With books like Survive the Night, Final Girls, and The Only One Left, author Riley Sager has carved out his own spot at the intersection of horror and mystery. In the novel Lock Every Door, Sager seemingly channels a bit of Ira Levine (particularly his novel, Sliver) as he introduces readers to the Bartholomew, one of seemingly countless upper class Manhattan abodes. Though it may appear idyllic, the building itself is full of mystery and intrigue, paranoia and terror. Protagonist Jules has had her share of bad luck yet when she ends up at the Bartholomew it could be that things are turning around. That is, until she meets Ingrid, a neighbor that could be the doppelganger of her long lost sister, and everything she trusted starts taking a dark turn.
When I first heard of Kiersten White’s Mister Magic, it had me picturing Freddie Krueger as a talk show host, feasting on the laughter and tenderness of friendship. In Mister Magic, White tackles the unreliability of memory in the form of a cast of child actors, all of them part of a long-running show called Mister Magic before the show suddenly ended, reuniting to reminisce about their time working on the show for a nostalgia podcast. When one actor realizes she has no memory of her time on the show, and when it appears that all mentions and content about the show no longer exist, Kiersten White sets readers up for a supernatural puzzle, one that can only end in tragedy.
Road of Bones
Christopher Golden’s Road of Bones takes place in the wintry majesty of Siberia, particularly a patch of highway called the Kolyma Highway with a complex past. Tieg and Prentiss are part of a film crew working on a documentary about the highway called “Life and Death on the Road of Bones.” It’s said that the highway was built over the bones of thousands of dead Gulag prisoners. Naturally, something like that will draw interest from filmmakers and the like seeking a big break. After the film crew endures a series of events that appear, one after the other, to be more than happenstance, Tieg and Prentiss end up fighting for their survival against terrors that include a pack of wolves hellbent on tracking them down. Road of Bones is one of those novels that will have you aching to find out what happens next.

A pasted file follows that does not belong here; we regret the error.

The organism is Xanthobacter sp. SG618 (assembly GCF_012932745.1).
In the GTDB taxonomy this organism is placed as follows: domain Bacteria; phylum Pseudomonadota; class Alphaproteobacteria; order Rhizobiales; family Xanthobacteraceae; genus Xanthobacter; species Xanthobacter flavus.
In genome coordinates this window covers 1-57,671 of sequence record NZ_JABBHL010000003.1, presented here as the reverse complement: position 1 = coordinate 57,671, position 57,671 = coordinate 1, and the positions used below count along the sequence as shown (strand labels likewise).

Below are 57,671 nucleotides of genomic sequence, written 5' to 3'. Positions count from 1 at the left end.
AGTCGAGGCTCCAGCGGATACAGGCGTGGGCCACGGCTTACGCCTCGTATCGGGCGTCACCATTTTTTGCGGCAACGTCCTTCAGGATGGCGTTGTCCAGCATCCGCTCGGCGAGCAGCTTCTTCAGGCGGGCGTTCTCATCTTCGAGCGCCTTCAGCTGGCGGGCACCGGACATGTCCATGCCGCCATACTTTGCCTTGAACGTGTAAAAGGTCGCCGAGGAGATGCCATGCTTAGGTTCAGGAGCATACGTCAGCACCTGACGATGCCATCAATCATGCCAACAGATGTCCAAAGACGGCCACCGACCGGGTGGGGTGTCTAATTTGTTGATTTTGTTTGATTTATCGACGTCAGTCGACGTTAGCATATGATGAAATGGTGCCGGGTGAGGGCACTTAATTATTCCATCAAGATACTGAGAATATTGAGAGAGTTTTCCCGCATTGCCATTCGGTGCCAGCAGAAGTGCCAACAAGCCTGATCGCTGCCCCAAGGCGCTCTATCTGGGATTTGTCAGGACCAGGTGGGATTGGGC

The Southern Book Club's Guide to Slaying Vampires
You just got to love how Grady Hendrix can take horror, mystery, and suspense and meld it together with humor so that even when he takes readers into dark places (and in this one he certainly does), there’s some levity, a way about being able to wade through the worst of it without being dragged under. In The Southern Book Club’s Guide to Slaying Vampires, we see that trademark balance at work in a story that Hendrix himself described as Dracula pitted against moms. Protagonist Patricia Campbell is a former nurse turned mother neck deep in the role, complete with the exhausting and mundane responsibilities of household, childcare, et. Al. So it makes sense that she desperately looks forward to her book club meetings, where she bonds with the other moms as they talk true crime and the dark side of humanity. However, things change when a new artistic neighbor moves in and children go missing. Suddenly the veil between her life and the speculation normally saved for the book club is torn and like any great horror mystery, all questions lead to more intrigue.
The Paris Apartment
Dubbed a “locked room mystery,” Lucy Foley’s The Paris Apartment captures the desperation of being down-and-out while also managing to capture the paranoia that surrounds an unresolved crime. Readers are introduced to Jess, who flees to Paris in hopes of getting a life reset. She takes up the offer from her brother Ben to crash at his place yet when she arrives he is missing. He doesn’t return, and the more she investigates, she gets no clearer picture of what might have happened to him. The other residents in the building become suspect, especially with their odd behavior. Jess left one nightmare only to step into another in medias res.